REAL ESTATE- ON THE BLOCK- Details, details: Is it God's work or the devil's?
NEIGHBORHOOD: Johnson Village
ASSESSMENT: $256,100 (before renovation)
YEAR BUILT: 1975
SIZE: 2,200 fin. sq. ft. / 60 unfin.
LAND: 0.29 acres
CURB APPEAL: 9 out of 10
AGENT: Sandra Wilkinson, Frank Brown & Associates, 293-2927
"God is in the details" is a phrase generally attributed either to author Gustave Flaubert or modern architect Mies van der Rohe. No matter– lately it's been eclipsed by its counterpart, "The devil is in the details."
It comes as no surprise that Mephistopheles would hijack such a venerable proverb during the early ‘90s, a time houses were becoming commodities. As national chains gobbled up and re-branded scores of regional builders, quality faded, and profit margins became the primary concern.
Walls got thinner. Yards got smaller. And exactly when did bricks become too expensive to cover more than just the front of a house? Come on, builder chains– that's just weird.
Thus, given our disdain for the quality of most recent houses, imagine our joy in meeting the owner and recent renovator of this Dutch Colonial in Johnson Village.
A longtime resident and Sears retiree who fixes up and flips an occasional property, this detail-oriented handyman is completely simpatico with us on the evils of purely cost-driven construction.
This city neighborhood seems to have it all. There are no through streets. Johnson Elementary and its expansive playground beckon kiddies. UVA is less than a mile away, its hospital even closer.
Originally developed in 1962, Johnson Village recently expanded, giving the owner a chance to witness firsthand two contrasting approaches to construction. On daily walks through one nearby new development, he watched two local builders frame their "stick-built" houses in the typical manner. In another, he swears the national chain's prefabricated exterior walls won't withstand the thrust of a dull broomstick.
A tour of 1516 Trailridge, however, suggests that attention to detail and its companion, commitment to quality, trumped nickel-wringing during this renovation. Decisions made here would infuriate the bean-counters at corporate.
Exhibit A: In order to level the sidewalk connecting the driveway (which he paved to allow two cars to park side-by-side) and wraparound deck, the owner poured and leveled concrete– three feet down at its deepest point, a decidedly un-cost-effective move. An equally imprudent decision: to lay landscaping fabric under the dozens of square feet of shrubbery around the house. It's likely to sell before the weeds emerge, so why bother?
And why sod the front yard? Whatever happened to the Best Practice of strewing straw over the Preferred Supplier's grass seed and having Sales Consultant assure Valued Customer the lawn will look exactly like the brochures– complete with Happy Children and Frolicking Pets– come springtime?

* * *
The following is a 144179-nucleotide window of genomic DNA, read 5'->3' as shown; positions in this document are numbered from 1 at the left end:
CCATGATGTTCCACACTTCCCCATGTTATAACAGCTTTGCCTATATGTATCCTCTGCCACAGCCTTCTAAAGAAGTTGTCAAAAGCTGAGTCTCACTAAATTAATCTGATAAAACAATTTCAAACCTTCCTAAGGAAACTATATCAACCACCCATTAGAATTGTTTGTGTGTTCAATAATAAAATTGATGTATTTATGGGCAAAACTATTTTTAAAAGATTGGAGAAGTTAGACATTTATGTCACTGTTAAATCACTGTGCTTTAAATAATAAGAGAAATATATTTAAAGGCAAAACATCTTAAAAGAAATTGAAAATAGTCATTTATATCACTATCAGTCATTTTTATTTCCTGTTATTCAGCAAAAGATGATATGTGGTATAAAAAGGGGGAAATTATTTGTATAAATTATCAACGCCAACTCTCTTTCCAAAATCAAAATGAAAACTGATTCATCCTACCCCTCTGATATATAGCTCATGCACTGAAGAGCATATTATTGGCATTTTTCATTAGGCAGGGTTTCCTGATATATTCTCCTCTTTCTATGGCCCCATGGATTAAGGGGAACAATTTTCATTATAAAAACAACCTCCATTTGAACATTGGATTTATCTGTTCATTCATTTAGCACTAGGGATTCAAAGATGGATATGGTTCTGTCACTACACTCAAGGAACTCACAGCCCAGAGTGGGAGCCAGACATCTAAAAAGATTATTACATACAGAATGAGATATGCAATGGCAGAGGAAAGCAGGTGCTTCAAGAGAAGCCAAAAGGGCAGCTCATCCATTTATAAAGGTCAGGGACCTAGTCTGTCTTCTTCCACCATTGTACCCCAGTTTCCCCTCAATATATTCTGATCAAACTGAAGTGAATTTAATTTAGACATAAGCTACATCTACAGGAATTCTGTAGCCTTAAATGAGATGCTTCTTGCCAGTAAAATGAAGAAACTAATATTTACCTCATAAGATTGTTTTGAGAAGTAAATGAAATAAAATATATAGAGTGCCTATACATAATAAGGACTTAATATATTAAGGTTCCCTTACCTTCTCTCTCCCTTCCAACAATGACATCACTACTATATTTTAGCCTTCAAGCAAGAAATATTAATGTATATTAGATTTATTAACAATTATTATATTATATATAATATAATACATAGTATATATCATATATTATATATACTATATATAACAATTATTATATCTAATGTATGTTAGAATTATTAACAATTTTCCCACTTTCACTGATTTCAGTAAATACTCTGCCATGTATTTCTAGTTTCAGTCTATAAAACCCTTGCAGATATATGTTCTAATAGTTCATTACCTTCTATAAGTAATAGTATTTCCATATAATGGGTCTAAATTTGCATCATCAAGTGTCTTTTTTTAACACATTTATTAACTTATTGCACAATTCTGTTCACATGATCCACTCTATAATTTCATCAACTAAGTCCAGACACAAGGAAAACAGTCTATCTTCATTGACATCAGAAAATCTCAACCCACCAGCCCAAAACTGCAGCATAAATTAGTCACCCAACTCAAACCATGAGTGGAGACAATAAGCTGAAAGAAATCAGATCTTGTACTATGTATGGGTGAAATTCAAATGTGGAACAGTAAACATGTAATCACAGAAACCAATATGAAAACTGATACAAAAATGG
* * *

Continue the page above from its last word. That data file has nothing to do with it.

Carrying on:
Inside, the affronts to the Gospel of Profit Margin continue. Granite kitchen counters and hickory cabinets? That's something the chain builders would provide when Valued Customer pays the 175% markup on our "Elevation C."
But even the elusive and luxurious Elevation C might not include five coats of finish, as we have here (versus the usual two), on the restored hardwood floors on both living levels.
Adding class to the dining room is a pewter chandelier that couldn't have been cheap– heck, it looks like it might even have been manufactured somewhere other than China!
At this point, corporate HQ is no doubt apoplectic at such wanton disregard for profit maximization.
Sprinkled throughout, like sesame and poppy seeds on an everything bagel from Bodo's are Yankee ingenuity and a tinkerer's spirit. To facilitate access to storage in the basement stairwell, the top of the door is cut at an angle to make it close flush with the stairwell's sloped ceiling. This spares one's back the extra inches that bending over to clear a doorframe would have required.
Self-closing kitchen drawers are divinely inspired, and as far as our unmechanical mind can tell, may be divinely operated as well.
While God is in most details, give the devil his due: the owner sheepishly admits to forgetting to install a vent in what could be a fourth bedroom in the basement. Fortunately, this shortcoming can be remedied by something less than an eternity in the eternal flames of Purgatory: he plans to connect the room to the ventilation system soon.
Who says one man can't make a difference?
PHOTOS BY MARK DAVISON
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